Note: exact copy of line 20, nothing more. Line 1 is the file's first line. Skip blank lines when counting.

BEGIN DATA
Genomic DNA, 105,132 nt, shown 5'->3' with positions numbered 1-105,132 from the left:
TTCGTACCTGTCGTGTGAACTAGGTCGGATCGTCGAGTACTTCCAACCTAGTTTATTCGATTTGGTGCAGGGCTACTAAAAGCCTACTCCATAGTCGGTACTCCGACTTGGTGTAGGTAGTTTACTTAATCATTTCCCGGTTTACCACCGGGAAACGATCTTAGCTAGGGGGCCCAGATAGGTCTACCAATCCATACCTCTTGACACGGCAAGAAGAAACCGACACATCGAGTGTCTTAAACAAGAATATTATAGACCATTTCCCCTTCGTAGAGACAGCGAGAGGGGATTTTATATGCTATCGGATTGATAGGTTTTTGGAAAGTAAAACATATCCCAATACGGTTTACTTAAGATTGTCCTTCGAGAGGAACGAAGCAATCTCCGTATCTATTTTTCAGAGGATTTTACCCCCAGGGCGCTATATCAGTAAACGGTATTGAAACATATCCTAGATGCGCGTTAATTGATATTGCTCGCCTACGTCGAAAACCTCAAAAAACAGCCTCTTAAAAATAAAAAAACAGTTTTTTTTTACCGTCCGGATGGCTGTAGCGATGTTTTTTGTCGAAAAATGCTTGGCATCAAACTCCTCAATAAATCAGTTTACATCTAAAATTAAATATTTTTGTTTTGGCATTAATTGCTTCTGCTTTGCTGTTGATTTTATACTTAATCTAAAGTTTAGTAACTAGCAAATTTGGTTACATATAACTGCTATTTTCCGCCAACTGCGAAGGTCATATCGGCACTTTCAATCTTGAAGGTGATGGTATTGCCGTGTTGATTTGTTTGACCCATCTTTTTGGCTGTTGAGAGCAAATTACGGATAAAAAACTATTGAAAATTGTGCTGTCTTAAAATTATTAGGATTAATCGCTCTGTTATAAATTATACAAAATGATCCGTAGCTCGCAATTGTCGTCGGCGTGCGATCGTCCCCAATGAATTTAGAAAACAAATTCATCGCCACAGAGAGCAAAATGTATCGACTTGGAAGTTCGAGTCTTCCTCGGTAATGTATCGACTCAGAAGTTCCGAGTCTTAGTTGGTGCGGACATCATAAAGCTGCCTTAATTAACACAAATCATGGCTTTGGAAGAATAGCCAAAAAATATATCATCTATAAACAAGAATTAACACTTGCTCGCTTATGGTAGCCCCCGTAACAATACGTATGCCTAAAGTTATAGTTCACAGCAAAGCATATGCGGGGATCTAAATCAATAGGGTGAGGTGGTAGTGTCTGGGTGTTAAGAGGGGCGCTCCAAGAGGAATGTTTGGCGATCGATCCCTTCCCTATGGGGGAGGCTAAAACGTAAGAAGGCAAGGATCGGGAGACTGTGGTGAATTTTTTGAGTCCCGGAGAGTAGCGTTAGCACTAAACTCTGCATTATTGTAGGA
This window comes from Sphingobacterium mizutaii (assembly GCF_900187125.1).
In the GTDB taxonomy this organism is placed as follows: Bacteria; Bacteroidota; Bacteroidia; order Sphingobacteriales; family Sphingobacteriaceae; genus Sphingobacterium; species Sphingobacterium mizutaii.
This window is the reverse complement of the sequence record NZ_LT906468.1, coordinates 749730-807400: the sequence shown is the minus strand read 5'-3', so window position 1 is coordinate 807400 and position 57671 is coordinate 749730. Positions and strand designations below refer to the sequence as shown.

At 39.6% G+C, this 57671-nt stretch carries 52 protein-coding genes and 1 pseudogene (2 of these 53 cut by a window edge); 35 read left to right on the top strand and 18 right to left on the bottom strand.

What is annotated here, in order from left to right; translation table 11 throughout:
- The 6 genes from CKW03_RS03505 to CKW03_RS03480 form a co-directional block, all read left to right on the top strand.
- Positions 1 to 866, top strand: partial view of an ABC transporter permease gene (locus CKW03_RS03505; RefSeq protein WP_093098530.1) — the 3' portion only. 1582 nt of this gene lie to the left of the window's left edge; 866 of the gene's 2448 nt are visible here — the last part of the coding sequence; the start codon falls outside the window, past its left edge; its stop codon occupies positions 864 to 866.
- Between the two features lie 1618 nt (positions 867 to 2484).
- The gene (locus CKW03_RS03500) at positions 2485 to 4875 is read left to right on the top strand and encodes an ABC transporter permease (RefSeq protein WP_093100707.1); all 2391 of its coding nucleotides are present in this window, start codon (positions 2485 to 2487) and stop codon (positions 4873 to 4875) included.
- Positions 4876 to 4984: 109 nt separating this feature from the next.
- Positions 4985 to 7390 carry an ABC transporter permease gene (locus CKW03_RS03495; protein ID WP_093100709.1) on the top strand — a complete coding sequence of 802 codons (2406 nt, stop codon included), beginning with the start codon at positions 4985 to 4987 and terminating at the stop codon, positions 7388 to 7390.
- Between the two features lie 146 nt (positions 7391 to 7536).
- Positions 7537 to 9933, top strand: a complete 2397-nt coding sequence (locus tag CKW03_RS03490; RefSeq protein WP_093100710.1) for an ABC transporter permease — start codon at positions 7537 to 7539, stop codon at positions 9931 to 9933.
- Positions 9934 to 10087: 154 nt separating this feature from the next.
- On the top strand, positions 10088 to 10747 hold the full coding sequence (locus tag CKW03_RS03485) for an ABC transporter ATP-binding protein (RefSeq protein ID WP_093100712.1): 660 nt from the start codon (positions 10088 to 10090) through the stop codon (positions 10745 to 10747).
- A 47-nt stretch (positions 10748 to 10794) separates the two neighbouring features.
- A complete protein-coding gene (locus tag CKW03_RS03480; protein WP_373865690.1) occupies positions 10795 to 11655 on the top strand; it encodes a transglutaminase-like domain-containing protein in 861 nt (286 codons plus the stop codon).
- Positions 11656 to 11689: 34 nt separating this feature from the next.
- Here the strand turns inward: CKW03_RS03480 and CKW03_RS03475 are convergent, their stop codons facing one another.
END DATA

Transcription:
- Positions 11656 to 11689: 34 nt separating this feature from the next.